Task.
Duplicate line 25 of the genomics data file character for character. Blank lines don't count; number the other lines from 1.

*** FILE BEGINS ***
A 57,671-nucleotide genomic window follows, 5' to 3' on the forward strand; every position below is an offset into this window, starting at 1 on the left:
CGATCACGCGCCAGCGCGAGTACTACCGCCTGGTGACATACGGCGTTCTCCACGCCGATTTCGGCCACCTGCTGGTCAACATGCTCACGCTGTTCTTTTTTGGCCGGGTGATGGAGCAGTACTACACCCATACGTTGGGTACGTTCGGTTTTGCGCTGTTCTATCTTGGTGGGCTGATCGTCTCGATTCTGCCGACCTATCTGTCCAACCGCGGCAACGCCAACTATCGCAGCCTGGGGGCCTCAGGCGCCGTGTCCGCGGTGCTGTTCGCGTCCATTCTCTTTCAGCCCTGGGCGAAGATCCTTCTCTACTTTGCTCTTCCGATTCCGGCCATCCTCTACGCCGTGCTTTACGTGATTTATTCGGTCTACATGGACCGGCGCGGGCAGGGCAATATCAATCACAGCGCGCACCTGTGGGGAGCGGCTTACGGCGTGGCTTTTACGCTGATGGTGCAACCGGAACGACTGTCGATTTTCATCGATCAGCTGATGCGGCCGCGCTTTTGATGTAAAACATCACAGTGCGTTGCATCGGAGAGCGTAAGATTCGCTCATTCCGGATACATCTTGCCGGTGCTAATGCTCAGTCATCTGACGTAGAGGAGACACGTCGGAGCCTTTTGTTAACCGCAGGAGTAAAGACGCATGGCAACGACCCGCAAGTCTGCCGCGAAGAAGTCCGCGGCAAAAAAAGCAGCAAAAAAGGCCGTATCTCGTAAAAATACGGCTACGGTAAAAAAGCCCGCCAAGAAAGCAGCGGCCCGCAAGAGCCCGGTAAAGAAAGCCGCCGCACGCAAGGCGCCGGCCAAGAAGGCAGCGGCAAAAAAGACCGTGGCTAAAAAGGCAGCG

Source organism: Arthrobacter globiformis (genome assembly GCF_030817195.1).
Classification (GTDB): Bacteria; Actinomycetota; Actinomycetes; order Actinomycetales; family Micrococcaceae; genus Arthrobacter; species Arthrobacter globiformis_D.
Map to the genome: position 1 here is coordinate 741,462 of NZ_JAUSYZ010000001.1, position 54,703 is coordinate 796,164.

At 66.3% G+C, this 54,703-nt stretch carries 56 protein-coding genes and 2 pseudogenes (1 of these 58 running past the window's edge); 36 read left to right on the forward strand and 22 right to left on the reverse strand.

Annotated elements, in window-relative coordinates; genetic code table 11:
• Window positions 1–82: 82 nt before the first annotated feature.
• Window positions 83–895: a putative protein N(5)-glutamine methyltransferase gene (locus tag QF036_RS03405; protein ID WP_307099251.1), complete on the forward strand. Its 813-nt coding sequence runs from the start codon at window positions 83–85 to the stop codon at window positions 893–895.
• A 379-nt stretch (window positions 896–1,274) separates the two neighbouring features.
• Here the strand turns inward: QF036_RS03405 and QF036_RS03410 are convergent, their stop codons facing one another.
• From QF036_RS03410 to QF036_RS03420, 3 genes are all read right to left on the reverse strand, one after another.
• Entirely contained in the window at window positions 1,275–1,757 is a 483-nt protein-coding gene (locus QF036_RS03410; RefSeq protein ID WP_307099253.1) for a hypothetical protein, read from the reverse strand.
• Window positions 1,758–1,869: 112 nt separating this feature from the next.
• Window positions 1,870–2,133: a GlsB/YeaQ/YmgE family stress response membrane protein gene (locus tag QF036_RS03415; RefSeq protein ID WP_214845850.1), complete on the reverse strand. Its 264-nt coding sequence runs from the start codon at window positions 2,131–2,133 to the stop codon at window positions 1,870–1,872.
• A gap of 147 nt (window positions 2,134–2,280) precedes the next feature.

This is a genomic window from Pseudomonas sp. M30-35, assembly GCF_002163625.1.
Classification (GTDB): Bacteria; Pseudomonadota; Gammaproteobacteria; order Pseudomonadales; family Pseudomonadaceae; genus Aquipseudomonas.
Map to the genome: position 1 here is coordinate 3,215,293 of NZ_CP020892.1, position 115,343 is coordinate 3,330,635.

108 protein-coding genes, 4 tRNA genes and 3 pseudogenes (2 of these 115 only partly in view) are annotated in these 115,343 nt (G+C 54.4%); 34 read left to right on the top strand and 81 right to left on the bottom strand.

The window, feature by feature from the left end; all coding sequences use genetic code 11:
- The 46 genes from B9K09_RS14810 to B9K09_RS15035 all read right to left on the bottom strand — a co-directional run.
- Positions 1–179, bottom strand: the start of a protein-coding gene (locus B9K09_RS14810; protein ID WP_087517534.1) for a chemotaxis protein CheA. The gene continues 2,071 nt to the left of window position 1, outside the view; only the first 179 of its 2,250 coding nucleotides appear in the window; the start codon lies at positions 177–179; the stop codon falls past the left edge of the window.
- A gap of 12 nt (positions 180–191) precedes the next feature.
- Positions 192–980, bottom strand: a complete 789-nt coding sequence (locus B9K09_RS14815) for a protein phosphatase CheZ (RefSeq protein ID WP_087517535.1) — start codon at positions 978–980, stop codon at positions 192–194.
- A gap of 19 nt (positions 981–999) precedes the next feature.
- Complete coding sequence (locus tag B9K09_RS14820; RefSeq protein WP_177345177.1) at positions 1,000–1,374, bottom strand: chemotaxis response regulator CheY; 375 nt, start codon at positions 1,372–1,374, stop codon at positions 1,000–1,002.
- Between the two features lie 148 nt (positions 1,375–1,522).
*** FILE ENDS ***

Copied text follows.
- Positions 192–980, bottom strand: a complete 789-nt coding sequence (locus B9K09_RS14815) for a protein phosphatase CheZ (RefSeq protein ID WP_087517535.1) — start codon at positions 978–980, stop codon at positions 192–194.